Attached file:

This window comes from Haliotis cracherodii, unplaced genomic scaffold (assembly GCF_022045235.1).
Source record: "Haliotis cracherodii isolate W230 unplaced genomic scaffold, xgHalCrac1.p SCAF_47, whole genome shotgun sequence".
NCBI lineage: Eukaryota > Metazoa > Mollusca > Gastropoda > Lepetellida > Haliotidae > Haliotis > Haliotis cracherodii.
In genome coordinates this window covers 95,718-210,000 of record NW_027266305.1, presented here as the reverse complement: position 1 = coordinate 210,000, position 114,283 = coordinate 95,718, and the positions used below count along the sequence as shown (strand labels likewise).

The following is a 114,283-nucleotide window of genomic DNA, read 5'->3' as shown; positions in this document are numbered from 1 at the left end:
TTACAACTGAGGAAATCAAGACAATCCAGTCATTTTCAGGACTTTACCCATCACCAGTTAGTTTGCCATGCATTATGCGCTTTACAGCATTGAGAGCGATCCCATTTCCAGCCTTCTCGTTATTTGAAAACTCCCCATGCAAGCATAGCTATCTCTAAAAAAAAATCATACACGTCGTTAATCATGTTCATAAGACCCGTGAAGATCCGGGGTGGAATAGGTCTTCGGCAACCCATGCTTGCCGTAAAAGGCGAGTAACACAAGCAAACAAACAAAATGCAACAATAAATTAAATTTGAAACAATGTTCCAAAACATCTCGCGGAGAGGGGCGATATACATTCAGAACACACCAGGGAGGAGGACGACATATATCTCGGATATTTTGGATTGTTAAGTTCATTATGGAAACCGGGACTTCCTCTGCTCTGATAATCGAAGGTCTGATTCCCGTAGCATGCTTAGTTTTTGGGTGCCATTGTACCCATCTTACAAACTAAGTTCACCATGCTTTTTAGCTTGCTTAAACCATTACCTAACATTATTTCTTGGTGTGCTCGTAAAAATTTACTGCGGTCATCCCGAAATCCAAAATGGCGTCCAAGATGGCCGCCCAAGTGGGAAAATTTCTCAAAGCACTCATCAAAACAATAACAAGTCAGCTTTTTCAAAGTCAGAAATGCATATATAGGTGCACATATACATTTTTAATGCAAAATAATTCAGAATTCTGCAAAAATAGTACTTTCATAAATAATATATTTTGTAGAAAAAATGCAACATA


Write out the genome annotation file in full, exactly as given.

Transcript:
This window comes from Haliotis cracherodii, unplaced genomic scaffold (assembly GCF_022045235.1).
Source record: "Haliotis cracherodii isolate W230 unplaced genomic scaffold, xgHalCrac1.p SCAF_47, whole genome shotgun sequence".
NCBI lineage: Eukaryota > Metazoa > Mollusca > Gastropoda > Lepetellida > Haliotidae > Haliotis > Haliotis cracherodii.
In genome coordinates this window covers 95,718-210,000 of record NW_027266305.1, presented here as the reverse complement: position 1 = coordinate 210,000, position 114,283 = coordinate 95,718, and the positions used below count along the sequence as shown (strand labels likewise).

The following is a 114,283-nucleotide window of genomic DNA, read 5'->3' as shown; positions in this document are numbered from 1 at the left end:
TTACAACTGAGGAAATCAAGACAATCCAGTCATTTTCAGGACTTTACCCATCACCAGTTAGTTTGCCATGCATTATGCGCTTTACAGCATTGAGAGCGATCCCATTTCCAGCCTTCTCGTTATTTGAAAACTCCCCATGCAAGCATAGCTATCTCTAAAAAAAAATCATACACGTCGTTAATCATGTTCATAAGACCCGTGAAGATCCGGGGTGGAATAGGTCTTCGGCAACCCATGCTTGCCGTAAAAGGCGAGTAACACAAGCAAACAAACAAAATGCAACAATAAATTAAATTTGAAACAATGTTCCAAAACATCTCGCGGAGAGGGGCGATATACATTCAGAACACACCAGGGAGGAGGACGACATATATCTCGGATATTTTGGATTGTTAAGTTCATTATGGAAACCGGGACTTCCTCTGCTCTGATAATCGAAGGTCTGATTCCCGTAGCATGCTTAGTTTTTGGGTGCCATTGTACCCATCTTACAAACTAAGTTCACCATGCTTTTTAGCTTGCTTAAACCATTACCTAACATTATTTCTTGGTGTGCTCGTAAAAATTTACTGCGGTCATCCCGAAATCCAAAATGGCGTCCAAGATGGCCGCCCAAGTGGGAAAATTTCTCAAAGCACTCATCAAAACAATAACAAGTCAGCTTTTTCAAAGTCAGAAATGCATATATAGGTGCACATATACATTTTTAATGCAAAATAATTCAGAATTCTGCAAAAATAGTACTTTCATAAATAATATATTTTGTAGAAAAAATGCAACATA